Sunday: Celia Sings Sinatra, Canoe Club – Phil Celia led a spirited set the other night in Bradford, sticking to a funky groove some of the time, and mining his singer-songwriter heart of gold as well. Tonight it’s something completely different, when Phil joins the Bob Merrill Trio to play some silky smooth evening music, with arrangements by Nelson Riddle, Count Basie and others.

Tuesday: Peter Rowan & the Rowan Brothers, Iron Horse – Talk about genre hopping! This guitarist played with Bill Monroe early on, fronted a band (Earth Opera) that opened for the Doors in the 60’s, and wrote hits for New Riders of the Purple Sage, one of the first outlaw country bands. Tonight, it’s acoustic Americana with siblings Chris and Lorin.

Wednesday: Broken Social Scene, Lupo’s – It’s a long drive to Providence, but this Toronto collective is worth it. They remind me of a more upbeat Joy Division, if that’s possible. The personnel include core duo Kevin Drew and Brendan Canning and whoever’s in town. They closed the recent Virgin Festival with part-time members Emily Haines (Metric) and Amy Millan (Stars).

Finally: Two Claremont fine dining establishments now welcome every turning of the calendar page with the same familiar faces. Al Alessi handles first Friday chores at Sophie & Zeke’s, while Jason Cann greets each month’s leadoff Saturday at Bistro Nouveau.

Regina Carter – Guerrilla Promotion

carter.jpgYesterday I made my monthly pilgrimage to Newbury Comics, mainly to purchase Van Morrison’s first official DVD. It contains his 1974 and 1980 performances at the Montreaux Jazz Festival.

While there, I also snagged a copy of “Live Your Life With Verve: Fall Into The Groove,” a sampler of the latest releases from the legendary jazz label. Newbury typically gives away these label promotional collections, even if you don’t make a purchase.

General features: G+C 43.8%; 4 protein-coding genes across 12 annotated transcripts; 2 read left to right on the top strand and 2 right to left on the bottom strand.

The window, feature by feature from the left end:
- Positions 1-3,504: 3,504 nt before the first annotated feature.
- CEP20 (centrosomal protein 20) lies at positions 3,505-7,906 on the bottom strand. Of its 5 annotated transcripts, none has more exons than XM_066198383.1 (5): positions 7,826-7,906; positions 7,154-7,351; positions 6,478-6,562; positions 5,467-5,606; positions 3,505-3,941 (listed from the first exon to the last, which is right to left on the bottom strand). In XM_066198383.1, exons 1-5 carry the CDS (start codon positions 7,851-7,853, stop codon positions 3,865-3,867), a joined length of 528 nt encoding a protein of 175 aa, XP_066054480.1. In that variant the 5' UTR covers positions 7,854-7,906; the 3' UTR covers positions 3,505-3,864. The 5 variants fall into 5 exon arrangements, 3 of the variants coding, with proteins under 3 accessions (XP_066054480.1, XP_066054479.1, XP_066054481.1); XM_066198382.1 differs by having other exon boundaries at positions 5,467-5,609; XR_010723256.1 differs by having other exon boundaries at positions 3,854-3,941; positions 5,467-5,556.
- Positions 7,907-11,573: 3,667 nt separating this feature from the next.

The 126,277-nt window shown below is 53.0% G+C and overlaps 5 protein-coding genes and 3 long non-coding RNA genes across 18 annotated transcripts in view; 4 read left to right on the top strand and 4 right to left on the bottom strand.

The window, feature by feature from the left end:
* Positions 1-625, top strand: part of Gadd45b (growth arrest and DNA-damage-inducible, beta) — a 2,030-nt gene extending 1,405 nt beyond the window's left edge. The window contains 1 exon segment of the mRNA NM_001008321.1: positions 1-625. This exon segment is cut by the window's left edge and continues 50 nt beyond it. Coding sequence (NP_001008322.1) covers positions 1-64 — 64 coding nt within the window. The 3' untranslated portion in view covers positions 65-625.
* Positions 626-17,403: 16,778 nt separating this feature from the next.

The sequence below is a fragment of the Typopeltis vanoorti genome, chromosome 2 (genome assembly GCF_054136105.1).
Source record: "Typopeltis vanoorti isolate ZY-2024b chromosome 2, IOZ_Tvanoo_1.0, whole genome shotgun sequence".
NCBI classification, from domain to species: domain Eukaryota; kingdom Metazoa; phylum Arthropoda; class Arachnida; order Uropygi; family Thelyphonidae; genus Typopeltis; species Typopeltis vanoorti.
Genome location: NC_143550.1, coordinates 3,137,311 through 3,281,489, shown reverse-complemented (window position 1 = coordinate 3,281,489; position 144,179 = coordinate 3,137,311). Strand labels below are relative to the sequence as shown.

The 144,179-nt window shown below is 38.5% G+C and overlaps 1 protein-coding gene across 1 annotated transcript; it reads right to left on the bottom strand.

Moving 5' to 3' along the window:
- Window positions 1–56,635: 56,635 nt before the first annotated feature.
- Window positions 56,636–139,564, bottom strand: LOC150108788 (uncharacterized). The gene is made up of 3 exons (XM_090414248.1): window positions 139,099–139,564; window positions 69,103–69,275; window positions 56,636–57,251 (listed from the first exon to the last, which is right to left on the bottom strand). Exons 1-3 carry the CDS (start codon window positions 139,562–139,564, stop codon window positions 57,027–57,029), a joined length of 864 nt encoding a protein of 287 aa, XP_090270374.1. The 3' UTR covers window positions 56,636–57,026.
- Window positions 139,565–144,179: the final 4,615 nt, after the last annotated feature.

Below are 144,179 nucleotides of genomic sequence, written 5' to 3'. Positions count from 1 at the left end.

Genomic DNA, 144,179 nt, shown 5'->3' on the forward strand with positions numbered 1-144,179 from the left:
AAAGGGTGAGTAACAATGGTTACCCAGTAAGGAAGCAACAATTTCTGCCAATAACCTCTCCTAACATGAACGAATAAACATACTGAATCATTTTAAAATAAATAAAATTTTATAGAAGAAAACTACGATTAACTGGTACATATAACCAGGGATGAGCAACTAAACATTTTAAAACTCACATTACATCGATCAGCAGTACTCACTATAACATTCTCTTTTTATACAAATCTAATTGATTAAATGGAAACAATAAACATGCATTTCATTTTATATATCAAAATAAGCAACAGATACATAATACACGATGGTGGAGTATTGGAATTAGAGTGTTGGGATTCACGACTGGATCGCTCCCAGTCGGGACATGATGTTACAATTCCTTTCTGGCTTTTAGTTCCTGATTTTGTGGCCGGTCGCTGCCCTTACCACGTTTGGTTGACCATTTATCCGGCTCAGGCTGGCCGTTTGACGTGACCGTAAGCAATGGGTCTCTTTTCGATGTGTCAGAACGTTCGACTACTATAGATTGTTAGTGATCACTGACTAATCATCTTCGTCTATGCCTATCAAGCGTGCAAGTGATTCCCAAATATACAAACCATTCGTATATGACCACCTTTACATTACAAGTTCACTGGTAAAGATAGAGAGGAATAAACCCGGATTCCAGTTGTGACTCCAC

I was immediately taken by “St. Louis Blues” as performed by violinist Regina Carter, with Carla Cook on vocals. Not being a jazz authority, I didn’t recognize the name. I did a lttle research and found that she’d played violin on Madeline Peyroux’s debut CD, and has worked with Mary J. Blige, Billy Joel AND Dolly Parton – not to mention brilliant (but usual suspects) Wynton Marsalis and Cassandra Wilson.

Talk about being unbound by rules. Here’s what Ms.Carter has to say about her instrument:

I think a lot of people look at the violin and they get a little nervous. They have a stereotype of what the violin is – very high, kind of shrill-sounding with long notes, and a lot of vibrato. It doesn’t have to be that at all, it can be a very fiery persuasive instrument and that’s how I like to use it. I don’t think of the music trying to fit the violin, or how to make the violin work in this music. For me, it just does. I’m not playing it as a violin. Instead of being so melodic, which I can be, I tend to use the instrument in more of a rhythmic way, using vamp rhythms or a lot of syncopated rhythms, approaching it more like a horn player does. So, I don’t feel that I have a lot of limitations – I feel like I can do anything.

I immediately went and got “I’ll Be Seeing You: A Sentimental Journey,” her tribute to jazz’s foremost era of discovery and evolution. The 1920s through the 1940s were a time when performers like Duke Ellington and Louis Armstrong began defining an art form still in the process of being born.

What’s brilliant about jazz is that it’s still being born, as Carter’s reworking of W.C. Handy’s classic proves. With “St. Louis Blues,” she takes her fiddle on a hayride to the other side of the tracks, to a shotgun shack down by the river, and in the process inspires her accompanists to also take their instruments to uncommon places.

I’ve never heard a clarinet infused with old-time country, but Paquito D’Rivera sure does it well. Gil Goldstein’s spicy accordion is in entirely new territory as well. It’s amazing.

You’ve gotta hear it, so damn the consequences, here’s a link. If the copyright cops find me, I’ll take my lumps, but please understand this is music promotion in the era where the radio powers won’t touch an artist like Regina Carter. I’m doing them a favor, a virtual version of their neat little sampler. They should be thanking me.
Why can’t the labels get a grip on this concept and make it work?

Buy the record, which is filled with many more gems.